• I agree wholeheartedly and I have some cillempong anecdotal evidence to back it up. My two teenagers and I are allergic to corn. You wouldn’t believe the lengths we must go to find unadulterated staples in this country. Since corn is subsidized, it is used for everything under the sun. It is almost impossible to find a packaged product that doesn’t have some form of corn in the ingredients or in the packaging or manufacturing process (the last two don’t have to be labeled). That’s fine with me, but you would be shocked to learn how difficult it is to find corn-free meat, produce, dairy and grains. We cook everything from scratch, but we have been forced to go without basic food groups because there is no corn-free version available.Examples in my city (I have no Trader Joe’s or Whole Foods): There is only one brand of corn-free cheese available, there is no safe chicken, beef or pork in any of my stores (I have to buy half a grass fed cow and get it custom butchered) and we went without milk for three years the only safe dairy product in any of my stores was full fat Daisy sour cream and we used it for all our baking. I still have not found any corn-free wild caught salmon, bacon or cream cheese. There is only one wheat flour and one salt that is absolutely corn-free and fruit is very hard to come by. I shop at the farmers market and the natural section of my Kroger. I would say that there are no more than 25 (generous estimate) items in my store that are completely corn-free and it’s a large Kroger. (You might go and find plenty of items that appear to be corn-free but they will contain hidden corn from the manufacturing or packaging processes like baby carrots washed in citric acid, apples coated with corn wax and cheese dusted with cornstarch so it won’t stick to the package. Those products will not list corn derivatives in the ingredient list because the FDA doesn’t require it, but the corn is there nonetheless.)Now, did I mention that we eat whatever we want to cook (and can find the ingredients) and we all lost weight when we removed corn from our diet? For a while after we found safe raw goat milk, we made vanilla ice cream every single night and we still lost weight! I dare say that the labor involved in making desserts from scratch should regulate the amount of sugar you eat. When you cook every single morsel from scratch, sometimes the effort of making something that is totally extraneous just isn’t worth it. Desserts are an occasional treat simply because we are not up to making them every day .it works for us.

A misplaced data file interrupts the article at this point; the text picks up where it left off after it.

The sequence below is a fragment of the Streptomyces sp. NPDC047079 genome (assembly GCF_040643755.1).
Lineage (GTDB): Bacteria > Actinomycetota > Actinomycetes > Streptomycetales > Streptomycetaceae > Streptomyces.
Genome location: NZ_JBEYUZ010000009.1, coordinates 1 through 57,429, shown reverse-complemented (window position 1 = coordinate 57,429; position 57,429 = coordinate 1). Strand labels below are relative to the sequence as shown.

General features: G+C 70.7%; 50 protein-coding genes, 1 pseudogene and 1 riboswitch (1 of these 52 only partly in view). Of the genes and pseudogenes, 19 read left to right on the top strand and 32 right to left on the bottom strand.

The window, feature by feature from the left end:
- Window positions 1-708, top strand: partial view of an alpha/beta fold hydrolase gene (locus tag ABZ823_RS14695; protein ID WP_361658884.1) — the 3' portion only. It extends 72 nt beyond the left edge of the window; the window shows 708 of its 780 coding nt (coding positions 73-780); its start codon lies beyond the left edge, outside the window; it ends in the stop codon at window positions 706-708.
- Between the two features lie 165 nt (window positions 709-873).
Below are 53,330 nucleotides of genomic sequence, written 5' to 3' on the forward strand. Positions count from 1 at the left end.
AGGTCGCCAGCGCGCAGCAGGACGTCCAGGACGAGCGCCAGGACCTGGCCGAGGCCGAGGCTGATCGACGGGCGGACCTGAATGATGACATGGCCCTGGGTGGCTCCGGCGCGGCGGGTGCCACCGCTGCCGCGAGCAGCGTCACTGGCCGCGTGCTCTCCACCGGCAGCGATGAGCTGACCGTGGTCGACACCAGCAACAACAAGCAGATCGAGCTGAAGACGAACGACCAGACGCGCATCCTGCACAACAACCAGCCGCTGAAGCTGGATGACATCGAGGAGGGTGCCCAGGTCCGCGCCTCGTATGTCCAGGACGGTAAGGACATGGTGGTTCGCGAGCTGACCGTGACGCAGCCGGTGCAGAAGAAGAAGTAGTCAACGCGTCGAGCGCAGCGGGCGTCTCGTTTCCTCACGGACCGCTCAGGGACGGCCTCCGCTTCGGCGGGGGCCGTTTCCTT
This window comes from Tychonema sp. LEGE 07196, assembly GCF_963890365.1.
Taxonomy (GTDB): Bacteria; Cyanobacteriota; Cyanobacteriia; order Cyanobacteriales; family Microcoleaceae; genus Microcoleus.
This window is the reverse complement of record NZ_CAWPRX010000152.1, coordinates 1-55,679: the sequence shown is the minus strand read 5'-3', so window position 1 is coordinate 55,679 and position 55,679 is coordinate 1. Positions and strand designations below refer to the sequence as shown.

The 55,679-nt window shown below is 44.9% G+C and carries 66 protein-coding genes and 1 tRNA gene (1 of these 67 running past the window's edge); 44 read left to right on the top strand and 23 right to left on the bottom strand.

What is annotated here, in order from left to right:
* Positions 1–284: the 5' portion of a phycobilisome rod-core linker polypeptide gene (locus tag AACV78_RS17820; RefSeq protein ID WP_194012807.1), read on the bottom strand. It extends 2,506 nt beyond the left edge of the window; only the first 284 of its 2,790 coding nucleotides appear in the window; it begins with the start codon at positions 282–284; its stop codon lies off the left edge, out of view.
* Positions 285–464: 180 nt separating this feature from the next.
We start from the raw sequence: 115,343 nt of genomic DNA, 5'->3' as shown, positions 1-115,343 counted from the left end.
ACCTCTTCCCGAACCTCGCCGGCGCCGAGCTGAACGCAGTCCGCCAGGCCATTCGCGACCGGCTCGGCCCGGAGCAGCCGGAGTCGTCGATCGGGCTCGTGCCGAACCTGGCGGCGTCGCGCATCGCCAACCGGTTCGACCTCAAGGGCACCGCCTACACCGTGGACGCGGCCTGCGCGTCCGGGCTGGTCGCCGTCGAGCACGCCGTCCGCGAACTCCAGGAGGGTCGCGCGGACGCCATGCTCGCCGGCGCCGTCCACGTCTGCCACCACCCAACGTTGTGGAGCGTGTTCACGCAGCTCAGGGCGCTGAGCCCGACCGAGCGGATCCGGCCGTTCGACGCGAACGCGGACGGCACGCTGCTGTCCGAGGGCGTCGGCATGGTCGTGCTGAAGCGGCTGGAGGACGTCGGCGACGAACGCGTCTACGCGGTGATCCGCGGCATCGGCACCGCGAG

• Let’s see open fewer containers, chop a bit of this, heat some of that, walk a liltte each day, and have some quiet time for ourselves. Seemingly, these would be a good sensible start in the right direction towards better health. Unfortunately, we are, in the aggregate, a lazy lot, as Tracie deftly points out. As one from the South, I am likely spoiled as to availability of fresh produce. Certainly, their are the mega-stores offering varying degrees of fresh’ produce, but the South, in particular, and America, at large, is blessed with ubiquitous farmer’s market’s and roadside stands. As ya’ll know, in the South, farmer’s markets are surpassed only by quilt sales and flea markets! Seemingly, the availability of food in the land of plenty’ is not an issue unless one is destitute, in which case, everything is an issue. Adding that food is thrown out each day, I say we should put that food to good use brother! Fortunately, good effort is expended towards that very cause. Since I tend to believe the vast majority of us live with a reasonable distance to a mega-store, or fresh market, or what-have-you, I wonder if preparing food daily is the crux of the good tasting and healthy food issue. Convenience surely plays a part, but it is our own choice as to whether we stop at a drive-thru, order out, or cook at home. Some posting here indicate difficulty finding quality food produce. Poppy-cock! Must we cook like Eric Ripert with a mise-en-place suitable for Le Bernardin? Must our raw foods be of impeccable quality else we decry what are palate must endure? Of course not. But, if so, we are missing the point of MR’s blog. Yes, I tend to think MR would disagree with this perfection mentality that all must be of the best quality at home or forget the experience and exposure. Further, I am pretty sure MR would agree that a bruise or two here and a bit dry there will not spoil the party if properly prepped prior to cooking at home. High end has its place, no doubt, but only a professional chefs should aspire to consistently put out professional quality dishes and that’s only at work. Stereo-typically, Italians get this instinctively! Wonderful food can be had with what is at hand. I mention MR here as this is his blog spot and MR seems (if I’m understanding correctly) to have this perspective on food and cooking. I invite Michael to correct me if I’m wrong with the above, but I doubt I am. A bit lazy are we? Yes. A bit stuck on ourselves? Perhaps. What is interesting to me here is the correlation that exists between Tracie’s premise concerning food, laziness, and in the larger sense, America’s health habits, and that of MR’s blog spot position. I believe that correlation to be America’s composite health picture would change if we could get more folks into the kitchen to prepare simple foods. To me this is exactly’ what Michael’s blog is about; that of exposing folks to the enjoyment of the most basic of human needs in a way that will hopefully encourage one to start with basic foods and techniques, sans high-end expectations, and enjoy the experience just enough to do it again and again. I also believe that is the exact prescription to preclude laziness in the kitchen and the ills of convenience. Enjoy.